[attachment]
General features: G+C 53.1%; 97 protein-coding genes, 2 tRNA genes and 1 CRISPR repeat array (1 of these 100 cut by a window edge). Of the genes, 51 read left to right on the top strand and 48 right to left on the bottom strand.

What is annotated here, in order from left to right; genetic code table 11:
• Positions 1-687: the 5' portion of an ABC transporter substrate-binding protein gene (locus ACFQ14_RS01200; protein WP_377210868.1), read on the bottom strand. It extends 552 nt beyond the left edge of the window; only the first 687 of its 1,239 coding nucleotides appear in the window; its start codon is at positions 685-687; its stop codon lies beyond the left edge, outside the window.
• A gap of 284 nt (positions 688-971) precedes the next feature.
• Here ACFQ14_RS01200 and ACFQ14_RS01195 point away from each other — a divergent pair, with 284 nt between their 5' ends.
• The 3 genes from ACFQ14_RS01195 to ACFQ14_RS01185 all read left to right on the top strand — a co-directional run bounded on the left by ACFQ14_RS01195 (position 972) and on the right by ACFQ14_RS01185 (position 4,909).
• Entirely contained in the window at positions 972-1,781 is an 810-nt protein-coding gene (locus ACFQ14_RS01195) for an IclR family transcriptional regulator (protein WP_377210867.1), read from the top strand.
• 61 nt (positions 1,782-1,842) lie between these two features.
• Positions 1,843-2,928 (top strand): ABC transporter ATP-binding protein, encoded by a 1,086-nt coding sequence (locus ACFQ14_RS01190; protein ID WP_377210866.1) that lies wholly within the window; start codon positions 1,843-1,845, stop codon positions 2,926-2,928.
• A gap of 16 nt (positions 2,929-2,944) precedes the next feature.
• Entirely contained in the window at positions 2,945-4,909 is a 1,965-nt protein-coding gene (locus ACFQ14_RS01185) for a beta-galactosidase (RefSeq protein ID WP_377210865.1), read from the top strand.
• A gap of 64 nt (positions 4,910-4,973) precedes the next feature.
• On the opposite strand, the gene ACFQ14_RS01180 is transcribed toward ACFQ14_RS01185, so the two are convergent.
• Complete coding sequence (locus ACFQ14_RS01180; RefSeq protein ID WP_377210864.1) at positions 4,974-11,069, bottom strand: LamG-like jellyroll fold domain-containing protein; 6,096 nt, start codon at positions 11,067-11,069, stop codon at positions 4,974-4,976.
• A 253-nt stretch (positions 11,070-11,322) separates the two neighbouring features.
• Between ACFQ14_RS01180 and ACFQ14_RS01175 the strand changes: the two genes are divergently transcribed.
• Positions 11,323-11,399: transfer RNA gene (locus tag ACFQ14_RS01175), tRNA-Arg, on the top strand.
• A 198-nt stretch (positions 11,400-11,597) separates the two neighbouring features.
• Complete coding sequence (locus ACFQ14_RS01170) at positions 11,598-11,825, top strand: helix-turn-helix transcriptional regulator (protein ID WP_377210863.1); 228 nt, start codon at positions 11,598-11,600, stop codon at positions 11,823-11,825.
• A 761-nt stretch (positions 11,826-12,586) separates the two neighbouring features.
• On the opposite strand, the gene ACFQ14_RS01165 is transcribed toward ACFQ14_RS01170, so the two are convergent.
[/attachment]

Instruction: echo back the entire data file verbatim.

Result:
General features: G+C 53.1%; 97 protein-coding genes, 2 tRNA genes and 1 CRISPR repeat array (1 of these 100 cut by a window edge). Of the genes, 51 read left to right on the top strand and 48 right to left on the bottom strand.

What is annotated here, in order from left to right; genetic code table 11:
• Positions 1-687: the 5' portion of an ABC transporter substrate-binding protein gene (locus ACFQ14_RS01200; protein WP_377210868.1), read on the bottom strand. It extends 552 nt beyond the left edge of the window; only the first 687 of its 1,239 coding nucleotides appear in the window; its start codon is at positions 685-687; its stop codon lies beyond the left edge, outside the window.
• A gap of 284 nt (positions 688-971) precedes the next feature.
• Here ACFQ14_RS01200 and ACFQ14_RS01195 point away from each other — a divergent pair, with 284 nt between their 5' ends.
• The 3 genes from ACFQ14_RS01195 to ACFQ14_RS01185 all read left to right on the top strand — a co-directional run bounded on the left by ACFQ14_RS01195 (position 972) and on the right by ACFQ14_RS01185 (position 4,909).
• Entirely contained in the window at positions 972-1,781 is an 810-nt protein-coding gene (locus ACFQ14_RS01195) for an IclR family transcriptional regulator (protein WP_377210867.1), read from the top strand.
• 61 nt (positions 1,782-1,842) lie between these two features.
• Positions 1,843-2,928 (top strand): ABC transporter ATP-binding protein, encoded by a 1,086-nt coding sequence (locus ACFQ14_RS01190; protein ID WP_377210866.1) that lies wholly within the window; start codon positions 1,843-1,845, stop codon positions 2,926-2,928.
• A gap of 16 nt (positions 2,929-2,944) precedes the next feature.
• Entirely contained in the window at positions 2,945-4,909 is a 1,965-nt protein-coding gene (locus ACFQ14_RS01185) for a beta-galactosidase (RefSeq protein ID WP_377210865.1), read from the top strand.
• A gap of 64 nt (positions 4,910-4,973) precedes the next feature.
• On the opposite strand, the gene ACFQ14_RS01180 is transcribed toward ACFQ14_RS01185, so the two are convergent.
• Complete coding sequence (locus ACFQ14_RS01180; RefSeq protein ID WP_377210864.1) at positions 4,974-11,069, bottom strand: LamG-like jellyroll fold domain-containing protein; 6,096 nt, start codon at positions 11,067-11,069, stop codon at positions 4,974-4,976.
• A 253-nt stretch (positions 11,070-11,322) separates the two neighbouring features.
• Between ACFQ14_RS01180 and ACFQ14_RS01175 the strand changes: the two genes are divergently transcribed.
• Positions 11,323-11,399: transfer RNA gene (locus tag ACFQ14_RS01175), tRNA-Arg, on the top strand.
• A 198-nt stretch (positions 11,400-11,597) separates the two neighbouring features.
• Complete coding sequence (locus ACFQ14_RS01170) at positions 11,598-11,825, top strand: helix-turn-helix transcriptional regulator (protein ID WP_377210863.1); 228 nt, start codon at positions 11,598-11,600, stop codon at positions 11,823-11,825.
• A 761-nt stretch (positions 11,826-12,586) separates the two neighbouring features.
• On the opposite strand, the gene ACFQ14_RS01165 is transcribed toward ACFQ14_RS01170, so the two are convergent.